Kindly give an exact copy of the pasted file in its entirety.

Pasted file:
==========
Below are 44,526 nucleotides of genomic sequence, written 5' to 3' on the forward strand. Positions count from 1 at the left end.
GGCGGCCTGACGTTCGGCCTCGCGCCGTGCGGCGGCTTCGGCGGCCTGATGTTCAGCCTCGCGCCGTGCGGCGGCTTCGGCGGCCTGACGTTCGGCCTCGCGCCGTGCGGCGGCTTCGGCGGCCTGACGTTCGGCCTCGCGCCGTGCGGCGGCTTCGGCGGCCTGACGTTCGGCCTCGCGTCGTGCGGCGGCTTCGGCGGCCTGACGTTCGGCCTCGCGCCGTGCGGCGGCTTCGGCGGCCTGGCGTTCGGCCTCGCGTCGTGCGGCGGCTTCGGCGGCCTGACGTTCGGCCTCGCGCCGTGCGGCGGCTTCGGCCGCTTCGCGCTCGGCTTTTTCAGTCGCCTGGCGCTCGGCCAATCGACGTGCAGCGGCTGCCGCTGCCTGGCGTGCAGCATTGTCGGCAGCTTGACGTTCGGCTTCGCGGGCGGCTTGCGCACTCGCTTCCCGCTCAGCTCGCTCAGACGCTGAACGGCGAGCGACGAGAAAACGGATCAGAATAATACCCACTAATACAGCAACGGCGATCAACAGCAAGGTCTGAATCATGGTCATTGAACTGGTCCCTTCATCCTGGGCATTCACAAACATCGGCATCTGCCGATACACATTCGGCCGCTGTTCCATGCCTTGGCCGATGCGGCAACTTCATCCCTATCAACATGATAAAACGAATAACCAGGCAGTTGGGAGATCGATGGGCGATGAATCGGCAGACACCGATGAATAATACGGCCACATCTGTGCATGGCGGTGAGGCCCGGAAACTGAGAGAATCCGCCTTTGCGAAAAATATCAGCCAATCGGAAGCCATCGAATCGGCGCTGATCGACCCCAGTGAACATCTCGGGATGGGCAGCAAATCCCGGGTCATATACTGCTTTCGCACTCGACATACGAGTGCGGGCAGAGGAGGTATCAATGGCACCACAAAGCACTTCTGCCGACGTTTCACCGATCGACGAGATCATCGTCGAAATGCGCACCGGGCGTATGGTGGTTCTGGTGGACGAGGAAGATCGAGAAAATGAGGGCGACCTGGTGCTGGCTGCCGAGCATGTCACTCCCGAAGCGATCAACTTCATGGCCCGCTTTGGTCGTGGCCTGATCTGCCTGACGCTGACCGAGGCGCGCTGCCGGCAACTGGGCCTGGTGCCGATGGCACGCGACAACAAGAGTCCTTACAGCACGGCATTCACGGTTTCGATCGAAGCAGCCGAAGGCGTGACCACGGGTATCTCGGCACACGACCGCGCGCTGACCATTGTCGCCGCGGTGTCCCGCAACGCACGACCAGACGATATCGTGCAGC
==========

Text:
Below are 44,526 nucleotides of genomic sequence, written 5' to 3' on the forward strand. Positions count from 1 at the left end.
GGCGGCCTGACGTTCGGCCTCGCGCCGTGCGGCGGCTTCGGCGGCCTGATGTTCAGCCTCGCGCCGTGCGGCGGCTTCGGCGGCCTGACGTTCGGCCTCGCGCCGTGCGGCGGCTTCGGCGGCCTGACGTTCGGCCTCGCGCCGTGCGGCGGCTTCGGCGGCCTGACGTTCGGCCTCGCGTCGTGCGGCGGCTTCGGCGGCCTGACGTTCGGCCTCGCGCCGTGCGGCGGCTTCGGCGGCCTGGCGTTCGGCCTCGCGTCGTGCGGCGGCTTCGGCGGCCTGACGTTCGGCCTCGCGCCGTGCGGCGGCTTCGGCCGCTTCGCGCTCGGCTTTTTCAGTCGCCTGGCGCTCGGCCAATCGACGTGCAGCGGCTGCCGCTGCCTGGCGTGCAGCATTGTCGGCAGCTTGACGTTCGGCTTCGCGGGCGGCTTGCGCACTCGCTTCCCGCTCAGCTCGCTCAGACGCTGAACGGCGAGCGACGAGAAAACGGATCAGAATAATACCCACTAATACAGCAACGGCGATCAACAGCAAGGTCTGAATCATGGTCATTGAACTGGTCCCTTCATCCTGGGCATTCACAAACATCGGCATCTGCCGATACACATTCGGCCGCTGTTCCATGCCTTGGCCGATGCGGCAACTTCATCCCTATCAACATGATAAAACGAATAACCAGGCAGTTGGGAGATCGATGGGCGATGAATCGGCAGACACCGATGAATAATACGGCCACATCTGTGCATGGCGGTGAGGCCCGGAAACTGAGAGAATCCGCCTTTGCGAAAAATATCAGCCAATCGGAAGCCATCGAATCGGCGCTGATCGACCCCAGTGAACATCTCGGGATGGGCAGCAAATCCCGGGTCATATACTGCTTTCGCACTCGACATACGAGTGCGGGCAGAGGAGGTATCAATGGCACCACAAAGCACTTCTGCCGACGTTTCACCGATCGACGAGATCATCGTCGAAATGCGCACCGGGCGTATGGTGGTTCTGGTGGACGAGGAAGATCGAGAAAATGAGGGCGACCTGGTGCTGGCTGCCGAGCATGTCACTCCCGAAGCGATCAACTTCATGGCCCGCTTTGGTCGTGGCCTGATCTGCCTGACGCTGACCGAGGCGCGCTGCCGGCAACTGGGCCTGGTGCCGATGGCACGCGACAACAAGAGTCCTTACAGCACGGCATTCACGGTTTCGATCGAAGCAGCCGAAGGCGTGACCACGGGTATCTCGGCACACGACCGCGCGCTGACCATTGTCGCCGCGGTGTCCCGCAACGCACGACCAGACGATATCGTGCAGC